Construction, Originalist Interpretation and the Complete Constitution
University of Pennsylvania Journal of Constitutional Law Online, Volume 19, 2017
25 Pages Posted: 13 May 2016 Last revised: 21 Feb 2017
Date Written: May 11, 2016
The literature of constitutional originalism has, in recent years, featured a new concept, “constitutional construction.” This Essay is a critical examination of that concept. It demonstrates that, contrary to claims made for it, the difference between “interpretation” and “construction” is not a common and familiar distinction in common law adjudication. It therefore lacks the historical pedigree its proponents claim for it. The Essay then surveys various descriptions of the practice of constitutional construction and argues that, although differing with each other, they all tend to leave an ill-defined discretion in the hands of constitutional decision-makers. Finally, the Essay disputes the claim that the constitutional text is incomplete in that it fails to provide a decision-rule for many — indeed for most — constitutional disputes so that constitutional construction is a practical necessity. The Constitution would indeed be incomplete if interpreted according to the “new” or “public meaning” version of originalism. At least in the context of constitutional adjudication, however, originalist interpretation that seeks to identify that meaning of the Constitution actually intended by the people whose assent made it law leaves no indeterminate constitutional controversies. In every argument about the application of a constitutional provision to an actual dispute, one side’s interpretation will always better conform to that original meaning. In that sense, at least, the Constitution is complete.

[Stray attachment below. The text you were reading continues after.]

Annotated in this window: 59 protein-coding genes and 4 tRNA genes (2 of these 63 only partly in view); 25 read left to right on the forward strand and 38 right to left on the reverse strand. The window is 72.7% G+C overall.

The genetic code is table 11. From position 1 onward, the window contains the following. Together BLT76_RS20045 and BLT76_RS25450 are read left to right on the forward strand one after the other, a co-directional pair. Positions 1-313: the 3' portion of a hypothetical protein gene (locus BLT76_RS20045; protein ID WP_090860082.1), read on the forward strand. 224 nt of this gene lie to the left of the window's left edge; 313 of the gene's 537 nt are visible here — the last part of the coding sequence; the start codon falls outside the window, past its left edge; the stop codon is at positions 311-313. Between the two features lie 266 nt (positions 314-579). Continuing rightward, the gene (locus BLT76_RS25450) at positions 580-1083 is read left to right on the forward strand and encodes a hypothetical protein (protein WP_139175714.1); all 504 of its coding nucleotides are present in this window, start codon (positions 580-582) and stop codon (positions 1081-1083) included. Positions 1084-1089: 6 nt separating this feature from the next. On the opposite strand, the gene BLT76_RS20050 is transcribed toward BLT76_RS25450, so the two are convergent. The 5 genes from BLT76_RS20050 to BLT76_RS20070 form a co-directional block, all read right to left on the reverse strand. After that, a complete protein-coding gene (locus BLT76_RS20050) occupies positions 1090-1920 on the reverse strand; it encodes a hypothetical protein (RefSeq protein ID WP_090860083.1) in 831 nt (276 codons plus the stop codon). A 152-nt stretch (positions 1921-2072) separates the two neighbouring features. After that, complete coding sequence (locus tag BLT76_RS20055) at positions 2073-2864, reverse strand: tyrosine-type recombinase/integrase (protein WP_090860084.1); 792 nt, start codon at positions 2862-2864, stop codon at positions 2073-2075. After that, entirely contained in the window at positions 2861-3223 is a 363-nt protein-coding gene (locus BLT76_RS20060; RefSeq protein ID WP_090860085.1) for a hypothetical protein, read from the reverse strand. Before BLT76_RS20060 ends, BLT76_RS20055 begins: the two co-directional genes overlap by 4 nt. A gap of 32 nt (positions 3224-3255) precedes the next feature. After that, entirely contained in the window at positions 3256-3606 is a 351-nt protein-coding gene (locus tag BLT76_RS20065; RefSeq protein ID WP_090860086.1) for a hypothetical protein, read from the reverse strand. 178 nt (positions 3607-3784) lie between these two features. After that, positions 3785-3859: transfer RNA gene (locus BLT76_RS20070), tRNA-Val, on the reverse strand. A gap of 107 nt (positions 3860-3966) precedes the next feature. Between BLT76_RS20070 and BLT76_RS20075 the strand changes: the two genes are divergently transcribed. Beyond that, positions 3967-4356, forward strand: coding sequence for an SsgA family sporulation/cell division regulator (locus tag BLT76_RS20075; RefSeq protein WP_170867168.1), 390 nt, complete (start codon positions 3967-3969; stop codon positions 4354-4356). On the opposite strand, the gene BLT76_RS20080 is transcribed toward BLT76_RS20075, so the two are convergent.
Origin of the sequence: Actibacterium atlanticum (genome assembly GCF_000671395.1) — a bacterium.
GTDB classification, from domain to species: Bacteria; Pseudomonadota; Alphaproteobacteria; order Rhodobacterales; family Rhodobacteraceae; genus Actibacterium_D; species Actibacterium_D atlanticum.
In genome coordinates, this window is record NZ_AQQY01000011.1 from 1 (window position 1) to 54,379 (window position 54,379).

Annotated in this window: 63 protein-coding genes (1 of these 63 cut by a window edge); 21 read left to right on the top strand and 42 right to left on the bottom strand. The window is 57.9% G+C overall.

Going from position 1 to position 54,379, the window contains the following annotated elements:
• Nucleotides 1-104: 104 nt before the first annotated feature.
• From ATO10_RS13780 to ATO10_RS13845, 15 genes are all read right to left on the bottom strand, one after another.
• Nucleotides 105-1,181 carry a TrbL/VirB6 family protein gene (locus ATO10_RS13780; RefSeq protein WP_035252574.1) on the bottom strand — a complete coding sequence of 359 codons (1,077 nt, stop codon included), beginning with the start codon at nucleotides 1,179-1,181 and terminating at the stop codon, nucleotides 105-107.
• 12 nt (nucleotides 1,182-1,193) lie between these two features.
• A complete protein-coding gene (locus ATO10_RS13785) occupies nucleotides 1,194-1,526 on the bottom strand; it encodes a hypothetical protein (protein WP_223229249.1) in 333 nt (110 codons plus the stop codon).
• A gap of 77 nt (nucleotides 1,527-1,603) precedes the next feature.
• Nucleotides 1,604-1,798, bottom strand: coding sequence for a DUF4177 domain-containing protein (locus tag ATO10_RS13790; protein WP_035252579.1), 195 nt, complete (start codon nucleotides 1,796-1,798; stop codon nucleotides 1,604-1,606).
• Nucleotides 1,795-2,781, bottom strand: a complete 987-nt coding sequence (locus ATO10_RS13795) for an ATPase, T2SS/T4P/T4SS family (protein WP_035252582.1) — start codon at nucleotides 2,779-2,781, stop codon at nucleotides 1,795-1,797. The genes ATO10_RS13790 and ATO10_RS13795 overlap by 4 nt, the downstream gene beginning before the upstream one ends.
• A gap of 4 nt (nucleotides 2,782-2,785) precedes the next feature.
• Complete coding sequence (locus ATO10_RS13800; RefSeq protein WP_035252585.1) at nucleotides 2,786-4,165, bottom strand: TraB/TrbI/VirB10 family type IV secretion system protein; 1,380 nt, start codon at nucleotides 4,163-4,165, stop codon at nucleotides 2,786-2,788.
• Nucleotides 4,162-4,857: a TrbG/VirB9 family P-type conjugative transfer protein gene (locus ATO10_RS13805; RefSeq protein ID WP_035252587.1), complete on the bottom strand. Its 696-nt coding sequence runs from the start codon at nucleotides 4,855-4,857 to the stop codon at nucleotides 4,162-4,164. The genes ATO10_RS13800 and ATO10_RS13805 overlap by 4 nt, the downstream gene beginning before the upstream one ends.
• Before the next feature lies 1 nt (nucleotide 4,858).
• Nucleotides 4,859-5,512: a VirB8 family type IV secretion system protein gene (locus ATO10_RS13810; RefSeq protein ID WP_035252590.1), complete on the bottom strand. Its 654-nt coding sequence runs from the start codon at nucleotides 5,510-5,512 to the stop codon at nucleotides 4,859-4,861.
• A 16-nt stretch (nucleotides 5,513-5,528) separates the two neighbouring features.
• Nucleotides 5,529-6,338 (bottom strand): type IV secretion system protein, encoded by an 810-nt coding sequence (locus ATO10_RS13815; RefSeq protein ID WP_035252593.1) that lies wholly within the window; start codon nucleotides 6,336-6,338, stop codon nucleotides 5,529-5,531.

Keywords: Constitution, constitutional law, constitutional interpretation, interpretation, legal theory
JEL Classification: K40
Suggested Citation: Suggested Citation